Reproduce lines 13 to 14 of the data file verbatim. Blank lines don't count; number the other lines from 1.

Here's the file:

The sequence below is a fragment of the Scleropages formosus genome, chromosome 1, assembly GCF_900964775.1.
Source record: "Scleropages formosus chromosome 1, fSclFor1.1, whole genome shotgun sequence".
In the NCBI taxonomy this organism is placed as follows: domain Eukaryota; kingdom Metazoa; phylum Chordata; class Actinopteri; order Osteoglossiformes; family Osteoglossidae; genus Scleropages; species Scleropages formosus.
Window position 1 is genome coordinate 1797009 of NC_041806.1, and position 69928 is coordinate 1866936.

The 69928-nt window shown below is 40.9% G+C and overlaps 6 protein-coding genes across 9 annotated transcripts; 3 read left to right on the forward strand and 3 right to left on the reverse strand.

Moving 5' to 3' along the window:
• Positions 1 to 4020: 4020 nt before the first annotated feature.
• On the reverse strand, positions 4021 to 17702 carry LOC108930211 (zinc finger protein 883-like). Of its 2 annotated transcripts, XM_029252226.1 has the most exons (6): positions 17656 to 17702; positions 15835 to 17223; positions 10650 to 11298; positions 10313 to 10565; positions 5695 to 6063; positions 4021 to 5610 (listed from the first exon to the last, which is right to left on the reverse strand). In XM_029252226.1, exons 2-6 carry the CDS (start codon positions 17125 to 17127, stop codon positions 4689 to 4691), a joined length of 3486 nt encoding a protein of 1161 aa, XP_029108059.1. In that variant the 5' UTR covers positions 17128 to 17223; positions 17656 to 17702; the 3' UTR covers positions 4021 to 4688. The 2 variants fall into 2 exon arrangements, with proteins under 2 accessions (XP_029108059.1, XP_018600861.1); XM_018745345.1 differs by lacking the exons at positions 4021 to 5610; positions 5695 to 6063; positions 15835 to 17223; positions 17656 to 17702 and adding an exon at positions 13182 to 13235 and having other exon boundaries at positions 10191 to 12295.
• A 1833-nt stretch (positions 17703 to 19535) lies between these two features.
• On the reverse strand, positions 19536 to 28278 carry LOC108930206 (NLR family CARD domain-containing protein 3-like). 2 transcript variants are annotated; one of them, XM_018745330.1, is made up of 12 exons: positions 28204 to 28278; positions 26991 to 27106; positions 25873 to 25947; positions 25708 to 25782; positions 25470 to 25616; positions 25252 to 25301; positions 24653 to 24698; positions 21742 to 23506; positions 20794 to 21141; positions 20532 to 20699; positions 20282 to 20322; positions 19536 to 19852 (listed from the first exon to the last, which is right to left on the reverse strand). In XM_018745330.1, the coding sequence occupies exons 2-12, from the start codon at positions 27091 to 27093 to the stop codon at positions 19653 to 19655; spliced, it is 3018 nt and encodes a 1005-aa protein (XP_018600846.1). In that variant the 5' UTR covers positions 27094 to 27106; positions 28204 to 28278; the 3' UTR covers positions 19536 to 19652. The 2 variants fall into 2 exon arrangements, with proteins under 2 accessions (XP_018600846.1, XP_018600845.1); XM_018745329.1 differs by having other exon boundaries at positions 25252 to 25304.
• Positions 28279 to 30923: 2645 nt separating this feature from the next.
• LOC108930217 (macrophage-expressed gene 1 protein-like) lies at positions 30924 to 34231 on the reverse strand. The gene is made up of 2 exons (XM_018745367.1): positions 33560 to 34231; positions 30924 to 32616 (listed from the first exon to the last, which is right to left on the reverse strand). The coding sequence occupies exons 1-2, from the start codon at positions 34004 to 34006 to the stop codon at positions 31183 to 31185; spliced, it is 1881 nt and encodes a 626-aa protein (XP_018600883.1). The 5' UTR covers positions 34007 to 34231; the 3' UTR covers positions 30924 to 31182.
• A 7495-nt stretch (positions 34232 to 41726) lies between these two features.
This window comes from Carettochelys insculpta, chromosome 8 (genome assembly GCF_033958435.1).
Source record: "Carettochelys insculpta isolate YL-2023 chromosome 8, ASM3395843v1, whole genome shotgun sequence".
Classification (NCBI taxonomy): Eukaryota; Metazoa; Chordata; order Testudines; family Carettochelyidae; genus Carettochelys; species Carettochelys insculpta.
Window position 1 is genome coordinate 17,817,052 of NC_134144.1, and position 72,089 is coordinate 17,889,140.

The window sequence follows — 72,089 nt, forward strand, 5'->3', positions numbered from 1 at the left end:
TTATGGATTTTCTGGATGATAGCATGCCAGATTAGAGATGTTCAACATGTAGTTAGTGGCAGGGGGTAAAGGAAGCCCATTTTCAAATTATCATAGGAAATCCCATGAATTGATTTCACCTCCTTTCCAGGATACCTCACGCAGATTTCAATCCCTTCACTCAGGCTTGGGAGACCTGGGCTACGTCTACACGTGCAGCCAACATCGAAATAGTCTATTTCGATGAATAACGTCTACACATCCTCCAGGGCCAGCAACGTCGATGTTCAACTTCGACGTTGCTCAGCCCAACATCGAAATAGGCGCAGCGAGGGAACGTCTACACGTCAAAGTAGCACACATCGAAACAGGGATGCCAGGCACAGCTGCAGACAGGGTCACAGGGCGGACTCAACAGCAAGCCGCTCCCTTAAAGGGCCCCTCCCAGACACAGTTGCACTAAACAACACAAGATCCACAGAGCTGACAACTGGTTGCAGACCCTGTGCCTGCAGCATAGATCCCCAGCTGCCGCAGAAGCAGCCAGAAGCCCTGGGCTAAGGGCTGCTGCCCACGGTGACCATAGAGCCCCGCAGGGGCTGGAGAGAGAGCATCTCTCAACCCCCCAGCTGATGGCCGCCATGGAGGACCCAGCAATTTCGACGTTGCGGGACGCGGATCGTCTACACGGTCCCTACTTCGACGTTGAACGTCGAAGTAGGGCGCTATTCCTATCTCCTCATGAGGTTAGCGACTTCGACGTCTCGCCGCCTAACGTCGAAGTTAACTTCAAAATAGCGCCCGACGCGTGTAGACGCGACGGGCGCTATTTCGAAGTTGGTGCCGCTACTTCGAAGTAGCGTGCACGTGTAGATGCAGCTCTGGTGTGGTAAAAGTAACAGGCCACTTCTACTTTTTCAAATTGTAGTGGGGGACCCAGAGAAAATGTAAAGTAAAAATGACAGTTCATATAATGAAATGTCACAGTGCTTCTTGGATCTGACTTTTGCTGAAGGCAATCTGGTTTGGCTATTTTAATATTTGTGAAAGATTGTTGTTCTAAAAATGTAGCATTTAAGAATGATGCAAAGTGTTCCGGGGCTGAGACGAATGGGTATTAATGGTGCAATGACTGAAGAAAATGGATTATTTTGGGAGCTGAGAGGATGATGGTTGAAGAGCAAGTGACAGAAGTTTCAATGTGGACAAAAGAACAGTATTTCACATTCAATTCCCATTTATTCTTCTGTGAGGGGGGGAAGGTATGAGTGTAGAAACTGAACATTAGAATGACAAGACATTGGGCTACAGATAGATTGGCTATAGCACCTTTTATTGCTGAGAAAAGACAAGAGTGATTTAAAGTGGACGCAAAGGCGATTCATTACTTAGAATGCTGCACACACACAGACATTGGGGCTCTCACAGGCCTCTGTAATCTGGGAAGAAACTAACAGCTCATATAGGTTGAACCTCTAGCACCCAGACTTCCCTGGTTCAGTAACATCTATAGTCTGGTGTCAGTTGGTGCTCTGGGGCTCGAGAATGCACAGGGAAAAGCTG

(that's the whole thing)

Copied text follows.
• A 7495-nt stretch (positions 34232 to 41726) lies between these two features.
This window comes from Carettochelys insculpta, chromosome 8 (genome assembly GCF_033958435.1).